A Summit of Superlatives

It is already clear that this meeting will be a summit of superlatives. In addition to the lively disputes deep in the interior of the conference hotel, the action outside will be equally exciting.

Heiligendamm will see the biggest contingent of police ever assembled in Germany. Sixteen thousand police officers from all across Germany will protect more than 2,000 delegation attendees and more than 4,000 journalists who will arrive at this small Baltic Sea resort town between Wednesday and Friday. Meanwhile German and American warships will patrol the coastline.

A 12-kilometer-long metal fence has been constructed around the summit location -- the longest protective barrier built in Germany since the construction of the Berlin Wall. The security precautions also include a 3.5-kilometer steel net in the waters off Heiligendamm, which is meant to protect against possible attacks from the sea. In the end, the summit will have cost €100 million ($134.8 million) -- also a record.

In the middle of last week, a few newspapers began counting down the days until the summit begins ("Six more days until the summit meeting in Heiligendamm" wrote one paper) -- as if Germans could hardly wait for the summit to begin. This reflects how high expectations apparently are.

There is a lot at stake for the chancellor: her reputation as G-8 chair as well as Germany's image in the world, but also Merkel's image as a politician who gets things done. Merkel has promised that the summit will not be about empty words, but will instead examine solutions for the world's biggest challenges.

The summit will address aid for Africa, more money for the fight against AIDS, protection of intellectual property, more transparent financial markets and, of course, climate change, Merkel's new hobbyhorse.

After the chancellor announced at the last EU summit in Brussels a reduction of greenhouse gas emissions of 20 percent by 2020 compared to 1990 levels, she now wants to see a world-wide commitment made: Global temperatures should not increase by any more than 2 degrees Celsius (3.6 degrees Fahrenheit) by 2050. According to scientists, this ambitious goal will only be met if CO2 emissions are halved in the next few decades.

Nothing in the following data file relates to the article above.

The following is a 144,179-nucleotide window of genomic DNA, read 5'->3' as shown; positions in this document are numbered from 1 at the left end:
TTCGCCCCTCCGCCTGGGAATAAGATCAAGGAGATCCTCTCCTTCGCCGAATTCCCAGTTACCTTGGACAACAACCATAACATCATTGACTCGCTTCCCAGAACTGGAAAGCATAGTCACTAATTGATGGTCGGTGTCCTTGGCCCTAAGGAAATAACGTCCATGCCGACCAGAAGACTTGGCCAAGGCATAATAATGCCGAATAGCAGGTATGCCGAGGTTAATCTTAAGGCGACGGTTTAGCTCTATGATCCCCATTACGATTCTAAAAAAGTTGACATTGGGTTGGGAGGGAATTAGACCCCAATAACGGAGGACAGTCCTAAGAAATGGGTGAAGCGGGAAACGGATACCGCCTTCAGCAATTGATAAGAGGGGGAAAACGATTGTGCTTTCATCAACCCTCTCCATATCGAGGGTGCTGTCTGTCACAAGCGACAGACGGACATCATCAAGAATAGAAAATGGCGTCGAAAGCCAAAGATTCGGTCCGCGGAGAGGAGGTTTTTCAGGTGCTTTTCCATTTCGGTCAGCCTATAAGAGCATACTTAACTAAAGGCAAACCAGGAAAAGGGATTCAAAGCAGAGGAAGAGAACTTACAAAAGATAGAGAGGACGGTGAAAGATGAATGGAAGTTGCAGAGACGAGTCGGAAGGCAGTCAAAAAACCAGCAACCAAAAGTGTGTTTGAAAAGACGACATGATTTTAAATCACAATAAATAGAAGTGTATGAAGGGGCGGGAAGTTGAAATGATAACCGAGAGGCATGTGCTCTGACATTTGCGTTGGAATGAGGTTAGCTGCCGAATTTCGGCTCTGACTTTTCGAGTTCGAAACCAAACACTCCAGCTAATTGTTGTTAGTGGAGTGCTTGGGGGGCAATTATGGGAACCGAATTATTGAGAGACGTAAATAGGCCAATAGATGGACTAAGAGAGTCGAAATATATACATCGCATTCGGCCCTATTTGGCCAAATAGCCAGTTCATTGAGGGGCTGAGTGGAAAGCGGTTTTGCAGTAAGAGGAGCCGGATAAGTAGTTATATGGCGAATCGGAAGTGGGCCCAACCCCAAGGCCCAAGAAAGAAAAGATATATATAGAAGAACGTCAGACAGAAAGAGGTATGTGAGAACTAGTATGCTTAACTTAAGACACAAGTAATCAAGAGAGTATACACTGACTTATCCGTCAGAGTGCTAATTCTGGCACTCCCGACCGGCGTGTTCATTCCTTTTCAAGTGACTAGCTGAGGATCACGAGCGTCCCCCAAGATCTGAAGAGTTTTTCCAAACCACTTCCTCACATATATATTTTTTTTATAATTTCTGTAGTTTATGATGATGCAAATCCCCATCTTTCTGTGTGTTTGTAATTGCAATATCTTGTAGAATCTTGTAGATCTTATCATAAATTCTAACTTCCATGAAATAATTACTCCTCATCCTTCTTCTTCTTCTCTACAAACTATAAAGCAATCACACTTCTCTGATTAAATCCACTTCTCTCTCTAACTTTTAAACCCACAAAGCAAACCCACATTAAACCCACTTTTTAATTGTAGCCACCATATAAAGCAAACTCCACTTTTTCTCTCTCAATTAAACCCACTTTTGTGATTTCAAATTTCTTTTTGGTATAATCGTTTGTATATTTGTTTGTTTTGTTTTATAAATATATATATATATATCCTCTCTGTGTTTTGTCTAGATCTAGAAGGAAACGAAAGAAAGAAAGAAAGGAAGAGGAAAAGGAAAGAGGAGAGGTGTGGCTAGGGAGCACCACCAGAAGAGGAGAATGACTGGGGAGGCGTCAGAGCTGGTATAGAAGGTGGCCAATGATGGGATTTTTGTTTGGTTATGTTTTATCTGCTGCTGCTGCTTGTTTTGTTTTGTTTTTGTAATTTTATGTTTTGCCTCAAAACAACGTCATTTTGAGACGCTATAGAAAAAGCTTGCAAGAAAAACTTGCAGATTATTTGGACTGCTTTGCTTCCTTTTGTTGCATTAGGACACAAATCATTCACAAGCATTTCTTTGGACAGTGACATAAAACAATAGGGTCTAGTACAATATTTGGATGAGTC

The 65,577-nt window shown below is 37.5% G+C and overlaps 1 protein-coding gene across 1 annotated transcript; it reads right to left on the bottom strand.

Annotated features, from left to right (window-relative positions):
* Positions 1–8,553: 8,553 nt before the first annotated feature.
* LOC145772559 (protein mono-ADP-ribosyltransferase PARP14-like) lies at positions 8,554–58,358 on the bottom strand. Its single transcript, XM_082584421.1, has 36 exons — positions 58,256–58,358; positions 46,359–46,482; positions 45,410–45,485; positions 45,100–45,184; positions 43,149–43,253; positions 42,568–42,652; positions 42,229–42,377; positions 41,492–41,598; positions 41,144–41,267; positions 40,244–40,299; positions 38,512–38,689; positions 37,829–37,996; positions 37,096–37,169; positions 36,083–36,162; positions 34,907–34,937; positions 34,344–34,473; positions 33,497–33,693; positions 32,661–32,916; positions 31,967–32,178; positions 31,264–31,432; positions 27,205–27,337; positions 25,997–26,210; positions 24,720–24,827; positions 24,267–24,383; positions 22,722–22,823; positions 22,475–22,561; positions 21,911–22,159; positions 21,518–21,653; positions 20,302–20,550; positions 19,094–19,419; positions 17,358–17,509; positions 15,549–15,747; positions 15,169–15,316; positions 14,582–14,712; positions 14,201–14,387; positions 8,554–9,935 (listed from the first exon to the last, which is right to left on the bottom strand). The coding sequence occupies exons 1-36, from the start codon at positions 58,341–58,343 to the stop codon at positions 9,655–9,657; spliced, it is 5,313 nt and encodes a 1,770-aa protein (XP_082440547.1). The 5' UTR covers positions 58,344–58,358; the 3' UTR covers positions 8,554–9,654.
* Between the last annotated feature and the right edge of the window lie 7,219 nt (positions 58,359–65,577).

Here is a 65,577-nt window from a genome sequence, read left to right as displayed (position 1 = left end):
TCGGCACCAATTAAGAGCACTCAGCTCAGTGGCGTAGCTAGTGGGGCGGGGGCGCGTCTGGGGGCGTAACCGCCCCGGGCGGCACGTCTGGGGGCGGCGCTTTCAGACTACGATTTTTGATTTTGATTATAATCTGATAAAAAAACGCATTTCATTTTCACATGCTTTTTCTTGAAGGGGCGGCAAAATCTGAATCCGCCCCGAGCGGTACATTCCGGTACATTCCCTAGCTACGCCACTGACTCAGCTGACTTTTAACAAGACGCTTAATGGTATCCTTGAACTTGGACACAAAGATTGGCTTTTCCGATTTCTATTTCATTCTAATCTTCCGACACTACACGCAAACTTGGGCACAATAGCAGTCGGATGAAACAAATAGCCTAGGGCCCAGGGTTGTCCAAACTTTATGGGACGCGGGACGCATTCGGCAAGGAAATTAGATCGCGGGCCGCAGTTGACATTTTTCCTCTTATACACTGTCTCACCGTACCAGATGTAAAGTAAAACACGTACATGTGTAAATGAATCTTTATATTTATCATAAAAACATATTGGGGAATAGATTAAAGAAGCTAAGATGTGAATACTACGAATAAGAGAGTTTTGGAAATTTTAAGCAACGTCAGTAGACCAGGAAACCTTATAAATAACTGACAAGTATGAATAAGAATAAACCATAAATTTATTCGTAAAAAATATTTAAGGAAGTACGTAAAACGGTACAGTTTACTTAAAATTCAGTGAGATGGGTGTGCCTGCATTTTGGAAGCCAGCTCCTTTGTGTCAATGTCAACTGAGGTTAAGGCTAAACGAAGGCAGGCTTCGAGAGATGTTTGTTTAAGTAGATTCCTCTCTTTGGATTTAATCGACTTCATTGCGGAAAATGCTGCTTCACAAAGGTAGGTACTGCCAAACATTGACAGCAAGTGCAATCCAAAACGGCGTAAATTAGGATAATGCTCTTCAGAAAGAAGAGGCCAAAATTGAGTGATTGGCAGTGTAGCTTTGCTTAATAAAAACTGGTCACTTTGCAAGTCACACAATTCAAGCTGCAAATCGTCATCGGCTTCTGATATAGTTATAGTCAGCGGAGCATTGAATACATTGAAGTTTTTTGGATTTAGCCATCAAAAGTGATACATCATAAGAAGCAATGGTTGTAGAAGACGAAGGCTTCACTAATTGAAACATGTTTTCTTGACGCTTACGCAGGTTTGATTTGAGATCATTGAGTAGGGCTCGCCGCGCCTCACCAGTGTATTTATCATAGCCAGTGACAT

Merkel's way of thinking is different from Bush's, and is very German. She wants the summit to succeed in weakening two preconceptions: her supposed thralldom to the United States is a thorn in her side, as is the supposed lack of environmental commitment on the part of Germany's conservatives. In election campaigns, both have proven problematic, since the Germans clearly love the environment and currently have a deep mistrust of the Americans.

Bush doesn't think much of Merkel's proposed concrete emissions caps. At present, the US is skeptical of any move that would commit industrial nations to binding climate goals.

Recently, the Americans returned a draft version of the final summit document on global warming, which had been prepared by the Germans, with multiple deletions and comments. On one page it said: "The US still has serious, fundamental concerns about this draft statement." Another sentence read: "The treatment of climate change runs counter to our overall position and crosses 'multiple red lines' in terms of what we simply cannot agree to."

Even before this, tensions between to the two countries over the climate were already running high. A few weeks earlier, at a meeting of G-8 environmental ministers in Potsdam, Germany's Environment Minister, Sigmar Gabriel, asked his American guests if they would consider financially supporting rainforest protection projects. His American counterpart answered coolly: "I'm not the treasury secretary."